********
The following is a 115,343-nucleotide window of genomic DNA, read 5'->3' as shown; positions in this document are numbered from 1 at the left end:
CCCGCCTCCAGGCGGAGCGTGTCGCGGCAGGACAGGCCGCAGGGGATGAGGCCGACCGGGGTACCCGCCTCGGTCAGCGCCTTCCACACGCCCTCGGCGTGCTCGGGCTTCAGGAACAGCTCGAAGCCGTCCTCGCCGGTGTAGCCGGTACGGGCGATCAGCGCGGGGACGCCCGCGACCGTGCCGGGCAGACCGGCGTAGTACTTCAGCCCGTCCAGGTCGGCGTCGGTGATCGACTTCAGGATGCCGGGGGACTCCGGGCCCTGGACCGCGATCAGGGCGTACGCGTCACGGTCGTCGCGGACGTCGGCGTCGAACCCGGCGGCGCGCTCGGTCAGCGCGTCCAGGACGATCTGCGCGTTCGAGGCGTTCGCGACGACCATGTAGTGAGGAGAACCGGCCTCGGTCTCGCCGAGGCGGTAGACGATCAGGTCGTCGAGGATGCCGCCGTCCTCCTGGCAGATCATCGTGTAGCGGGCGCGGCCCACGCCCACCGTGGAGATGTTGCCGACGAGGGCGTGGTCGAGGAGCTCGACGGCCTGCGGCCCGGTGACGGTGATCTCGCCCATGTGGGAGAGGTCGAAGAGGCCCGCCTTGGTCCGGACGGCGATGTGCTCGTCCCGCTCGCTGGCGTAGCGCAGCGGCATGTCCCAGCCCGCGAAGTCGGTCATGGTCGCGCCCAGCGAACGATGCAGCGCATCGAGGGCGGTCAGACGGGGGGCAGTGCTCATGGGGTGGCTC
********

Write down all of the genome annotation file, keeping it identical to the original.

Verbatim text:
The following is a 115,343-nucleotide window of genomic DNA, read 5'->3' as shown; positions in this document are numbered from 1 at the left end:
CCCGCCTCCAGGCGGAGCGTGTCGCGGCAGGACAGGCCGCAGGGGATGAGGCCGACCGGGGTACCCGCCTCGGTCAGCGCCTTCCACACGCCCTCGGCGTGCTCGGGCTTCAGGAACAGCTCGAAGCCGTCCTCGCCGGTGTAGCCGGTACGGGCGATCAGCGCGGGGACGCCCGCGACCGTGCCGGGCAGACCGGCGTAGTACTTCAGCCCGTCCAGGTCGGCGTCGGTGATCGACTTCAGGATGCCGGGGGACTCCGGGCCCTGGACCGCGATCAGGGCGTACGCGTCACGGTCGTCGCGGACGTCGGCGTCGAACCCGGCGGCGCGCTCGGTCAGCGCGTCCAGGACGATCTGCGCGTTCGAGGCGTTCGCGACGACCATGTAGTGAGGAGAACCGGCCTCGGTCTCGCCGAGGCGGTAGACGATCAGGTCGTCGAGGATGCCGCCGTCCTCCTGGCAGATCATCGTGTAGCGGGCGCGGCCCACGCCCACCGTGGAGATGTTGCCGACGAGGGCGTGGTCGAGGAGCTCGACGGCCTGCGGCCCGGTGACGGTGATCTCGCCCATGTGGGAGAGGTCGAAGAGGCCCGCCTTGGTCCGGACGGCGATGTGCTCGTCCCGCTCGCTGGCGTAGCGCAGCGGCATGTCCCAGCCCGCGAAGTCGGTCATGGTCGCGCCCAGCGAACGATGCAGCGCATCGAGGGCGGTCAGACGGGGGGCAGTGCTCATGGGGTGGCTC